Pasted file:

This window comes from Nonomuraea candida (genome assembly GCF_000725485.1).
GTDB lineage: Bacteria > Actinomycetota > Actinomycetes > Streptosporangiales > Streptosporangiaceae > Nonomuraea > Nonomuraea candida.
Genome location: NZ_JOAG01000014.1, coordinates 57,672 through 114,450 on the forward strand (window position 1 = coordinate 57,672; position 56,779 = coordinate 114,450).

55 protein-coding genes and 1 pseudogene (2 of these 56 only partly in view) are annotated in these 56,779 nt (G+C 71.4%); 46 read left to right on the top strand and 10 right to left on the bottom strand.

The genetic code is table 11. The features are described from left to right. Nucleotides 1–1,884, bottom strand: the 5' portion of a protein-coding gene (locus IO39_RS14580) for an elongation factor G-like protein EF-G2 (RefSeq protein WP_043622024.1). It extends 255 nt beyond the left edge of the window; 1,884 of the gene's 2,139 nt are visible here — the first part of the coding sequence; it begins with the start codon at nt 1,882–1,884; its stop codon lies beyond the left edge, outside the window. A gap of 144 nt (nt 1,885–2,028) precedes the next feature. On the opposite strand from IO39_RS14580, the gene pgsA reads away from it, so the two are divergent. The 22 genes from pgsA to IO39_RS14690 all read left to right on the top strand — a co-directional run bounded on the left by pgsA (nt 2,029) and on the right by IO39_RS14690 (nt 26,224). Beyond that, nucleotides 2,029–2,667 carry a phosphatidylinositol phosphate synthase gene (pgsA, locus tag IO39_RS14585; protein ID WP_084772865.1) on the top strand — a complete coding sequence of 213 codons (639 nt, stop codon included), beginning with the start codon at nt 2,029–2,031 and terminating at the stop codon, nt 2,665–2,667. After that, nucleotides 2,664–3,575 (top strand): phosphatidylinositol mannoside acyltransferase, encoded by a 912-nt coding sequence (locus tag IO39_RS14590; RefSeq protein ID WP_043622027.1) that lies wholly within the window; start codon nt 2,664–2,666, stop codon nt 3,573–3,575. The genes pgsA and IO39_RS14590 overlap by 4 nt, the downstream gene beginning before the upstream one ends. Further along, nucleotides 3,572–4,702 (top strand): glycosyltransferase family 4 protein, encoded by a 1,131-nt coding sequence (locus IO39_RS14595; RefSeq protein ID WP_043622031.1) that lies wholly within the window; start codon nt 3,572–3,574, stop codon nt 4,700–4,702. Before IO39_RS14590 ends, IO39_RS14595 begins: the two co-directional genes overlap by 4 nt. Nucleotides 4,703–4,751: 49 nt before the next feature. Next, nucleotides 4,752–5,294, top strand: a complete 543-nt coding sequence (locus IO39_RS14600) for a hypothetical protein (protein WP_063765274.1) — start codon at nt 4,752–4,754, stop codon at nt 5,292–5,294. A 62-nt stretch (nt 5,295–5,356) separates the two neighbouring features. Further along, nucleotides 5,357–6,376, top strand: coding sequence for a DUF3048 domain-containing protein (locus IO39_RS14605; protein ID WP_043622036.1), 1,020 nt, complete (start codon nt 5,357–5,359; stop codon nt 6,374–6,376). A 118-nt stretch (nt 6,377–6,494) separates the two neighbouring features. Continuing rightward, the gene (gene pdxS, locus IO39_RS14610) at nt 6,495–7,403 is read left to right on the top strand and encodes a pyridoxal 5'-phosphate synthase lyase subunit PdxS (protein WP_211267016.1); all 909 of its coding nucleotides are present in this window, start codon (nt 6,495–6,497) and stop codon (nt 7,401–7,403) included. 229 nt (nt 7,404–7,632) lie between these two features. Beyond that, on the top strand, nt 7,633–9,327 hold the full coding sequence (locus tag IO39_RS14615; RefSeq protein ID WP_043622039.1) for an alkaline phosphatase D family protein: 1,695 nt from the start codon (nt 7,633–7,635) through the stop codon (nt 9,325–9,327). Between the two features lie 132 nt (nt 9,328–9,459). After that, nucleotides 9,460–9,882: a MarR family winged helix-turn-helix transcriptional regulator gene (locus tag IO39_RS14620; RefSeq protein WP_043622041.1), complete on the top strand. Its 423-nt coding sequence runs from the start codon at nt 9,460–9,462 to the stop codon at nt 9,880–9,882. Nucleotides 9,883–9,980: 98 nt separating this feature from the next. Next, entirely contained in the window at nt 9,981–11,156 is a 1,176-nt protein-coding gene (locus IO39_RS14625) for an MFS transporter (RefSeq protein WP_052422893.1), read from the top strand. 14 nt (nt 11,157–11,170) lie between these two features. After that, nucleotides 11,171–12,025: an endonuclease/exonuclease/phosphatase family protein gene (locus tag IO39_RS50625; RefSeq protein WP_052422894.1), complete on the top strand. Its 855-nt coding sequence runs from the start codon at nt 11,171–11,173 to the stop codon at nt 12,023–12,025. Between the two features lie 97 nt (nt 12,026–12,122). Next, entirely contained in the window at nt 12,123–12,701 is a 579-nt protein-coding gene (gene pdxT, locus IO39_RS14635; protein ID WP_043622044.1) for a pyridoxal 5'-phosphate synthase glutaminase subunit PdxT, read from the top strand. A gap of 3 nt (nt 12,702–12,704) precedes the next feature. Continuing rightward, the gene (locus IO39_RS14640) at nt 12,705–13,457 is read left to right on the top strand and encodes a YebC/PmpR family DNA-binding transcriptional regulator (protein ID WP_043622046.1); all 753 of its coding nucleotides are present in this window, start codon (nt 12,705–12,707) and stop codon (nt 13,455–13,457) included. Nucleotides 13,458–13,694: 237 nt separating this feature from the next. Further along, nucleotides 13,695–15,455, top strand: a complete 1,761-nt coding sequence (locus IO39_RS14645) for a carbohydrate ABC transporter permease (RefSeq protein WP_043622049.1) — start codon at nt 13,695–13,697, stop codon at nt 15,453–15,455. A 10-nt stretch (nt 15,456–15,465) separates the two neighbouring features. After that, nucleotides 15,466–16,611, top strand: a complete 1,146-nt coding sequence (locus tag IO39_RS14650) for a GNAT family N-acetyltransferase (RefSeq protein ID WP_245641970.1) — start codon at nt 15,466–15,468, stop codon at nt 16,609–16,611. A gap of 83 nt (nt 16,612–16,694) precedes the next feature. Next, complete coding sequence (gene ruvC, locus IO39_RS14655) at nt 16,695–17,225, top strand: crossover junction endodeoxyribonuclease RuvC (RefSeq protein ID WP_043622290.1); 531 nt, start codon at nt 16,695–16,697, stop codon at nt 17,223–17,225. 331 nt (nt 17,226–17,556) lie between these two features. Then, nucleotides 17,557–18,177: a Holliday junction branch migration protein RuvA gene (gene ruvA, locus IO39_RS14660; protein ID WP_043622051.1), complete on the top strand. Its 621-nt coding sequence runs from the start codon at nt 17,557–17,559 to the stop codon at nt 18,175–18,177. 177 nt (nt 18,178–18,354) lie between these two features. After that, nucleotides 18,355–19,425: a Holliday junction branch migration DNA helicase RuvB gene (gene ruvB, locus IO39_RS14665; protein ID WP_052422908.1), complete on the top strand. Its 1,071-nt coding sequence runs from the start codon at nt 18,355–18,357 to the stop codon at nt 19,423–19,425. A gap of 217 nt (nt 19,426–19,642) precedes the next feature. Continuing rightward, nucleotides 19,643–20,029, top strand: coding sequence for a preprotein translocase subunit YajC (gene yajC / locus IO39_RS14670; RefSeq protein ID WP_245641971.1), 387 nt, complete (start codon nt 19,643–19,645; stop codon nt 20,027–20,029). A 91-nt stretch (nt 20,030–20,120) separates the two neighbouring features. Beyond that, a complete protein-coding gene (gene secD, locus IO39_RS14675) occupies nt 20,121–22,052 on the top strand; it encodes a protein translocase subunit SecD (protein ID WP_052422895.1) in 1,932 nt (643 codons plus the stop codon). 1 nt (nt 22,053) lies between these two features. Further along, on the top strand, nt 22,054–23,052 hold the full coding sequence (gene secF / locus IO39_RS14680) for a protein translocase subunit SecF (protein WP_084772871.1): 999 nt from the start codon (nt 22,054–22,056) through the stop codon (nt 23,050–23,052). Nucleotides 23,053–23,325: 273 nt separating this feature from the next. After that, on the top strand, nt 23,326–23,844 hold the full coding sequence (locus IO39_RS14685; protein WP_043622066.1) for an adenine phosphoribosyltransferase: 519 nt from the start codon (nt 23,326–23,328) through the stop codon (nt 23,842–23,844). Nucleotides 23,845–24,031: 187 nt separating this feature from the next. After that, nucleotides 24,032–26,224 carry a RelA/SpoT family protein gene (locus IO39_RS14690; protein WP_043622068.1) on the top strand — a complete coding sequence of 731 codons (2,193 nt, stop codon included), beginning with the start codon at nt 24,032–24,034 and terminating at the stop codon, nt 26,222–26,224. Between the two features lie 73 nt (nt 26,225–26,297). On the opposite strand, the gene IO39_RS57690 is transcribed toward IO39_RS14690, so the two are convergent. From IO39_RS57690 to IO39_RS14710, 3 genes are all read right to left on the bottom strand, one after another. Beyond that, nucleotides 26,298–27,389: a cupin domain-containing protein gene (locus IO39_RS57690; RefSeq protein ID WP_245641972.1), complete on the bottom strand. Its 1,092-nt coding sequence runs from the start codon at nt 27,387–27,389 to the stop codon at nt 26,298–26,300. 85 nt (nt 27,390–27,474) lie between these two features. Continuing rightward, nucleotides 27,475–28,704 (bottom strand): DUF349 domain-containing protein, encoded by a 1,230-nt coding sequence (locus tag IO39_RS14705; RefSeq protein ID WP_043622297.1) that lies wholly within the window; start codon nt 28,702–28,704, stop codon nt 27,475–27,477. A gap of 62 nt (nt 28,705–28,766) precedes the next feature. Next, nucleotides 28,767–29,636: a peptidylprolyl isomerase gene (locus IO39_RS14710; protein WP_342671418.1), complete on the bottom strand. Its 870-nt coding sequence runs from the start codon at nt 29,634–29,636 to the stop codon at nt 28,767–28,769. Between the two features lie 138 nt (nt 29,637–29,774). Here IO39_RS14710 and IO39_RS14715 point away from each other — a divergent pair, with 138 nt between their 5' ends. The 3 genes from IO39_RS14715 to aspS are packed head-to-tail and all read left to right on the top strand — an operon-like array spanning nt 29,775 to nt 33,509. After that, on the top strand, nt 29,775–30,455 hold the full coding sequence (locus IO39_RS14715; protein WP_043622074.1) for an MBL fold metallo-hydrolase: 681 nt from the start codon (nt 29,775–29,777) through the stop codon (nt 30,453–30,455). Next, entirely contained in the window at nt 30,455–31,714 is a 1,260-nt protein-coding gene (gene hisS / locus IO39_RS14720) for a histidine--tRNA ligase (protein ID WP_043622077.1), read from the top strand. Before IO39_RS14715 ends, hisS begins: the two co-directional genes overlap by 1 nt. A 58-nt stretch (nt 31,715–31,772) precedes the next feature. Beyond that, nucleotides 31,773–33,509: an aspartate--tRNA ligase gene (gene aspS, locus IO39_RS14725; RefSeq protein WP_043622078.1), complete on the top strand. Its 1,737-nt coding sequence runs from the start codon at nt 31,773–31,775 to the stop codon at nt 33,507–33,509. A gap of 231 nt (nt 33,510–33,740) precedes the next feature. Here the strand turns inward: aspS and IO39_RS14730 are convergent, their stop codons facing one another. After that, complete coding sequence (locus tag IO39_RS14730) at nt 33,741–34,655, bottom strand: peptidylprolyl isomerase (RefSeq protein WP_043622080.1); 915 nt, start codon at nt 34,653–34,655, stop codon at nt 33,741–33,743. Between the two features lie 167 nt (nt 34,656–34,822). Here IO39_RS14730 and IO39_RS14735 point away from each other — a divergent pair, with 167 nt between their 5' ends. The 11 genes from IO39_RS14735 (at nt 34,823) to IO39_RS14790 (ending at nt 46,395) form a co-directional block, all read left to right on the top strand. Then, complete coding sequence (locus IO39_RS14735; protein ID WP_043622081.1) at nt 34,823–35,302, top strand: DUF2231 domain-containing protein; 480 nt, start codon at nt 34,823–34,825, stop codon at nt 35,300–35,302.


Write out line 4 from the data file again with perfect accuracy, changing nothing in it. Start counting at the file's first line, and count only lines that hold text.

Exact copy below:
55 protein-coding genes and 1 pseudogene (2 of these 56 only partly in view) are annotated in these 56,779 nt (G+C 71.4%); 46 read left to right on the top strand and 10 right to left on the bottom strand.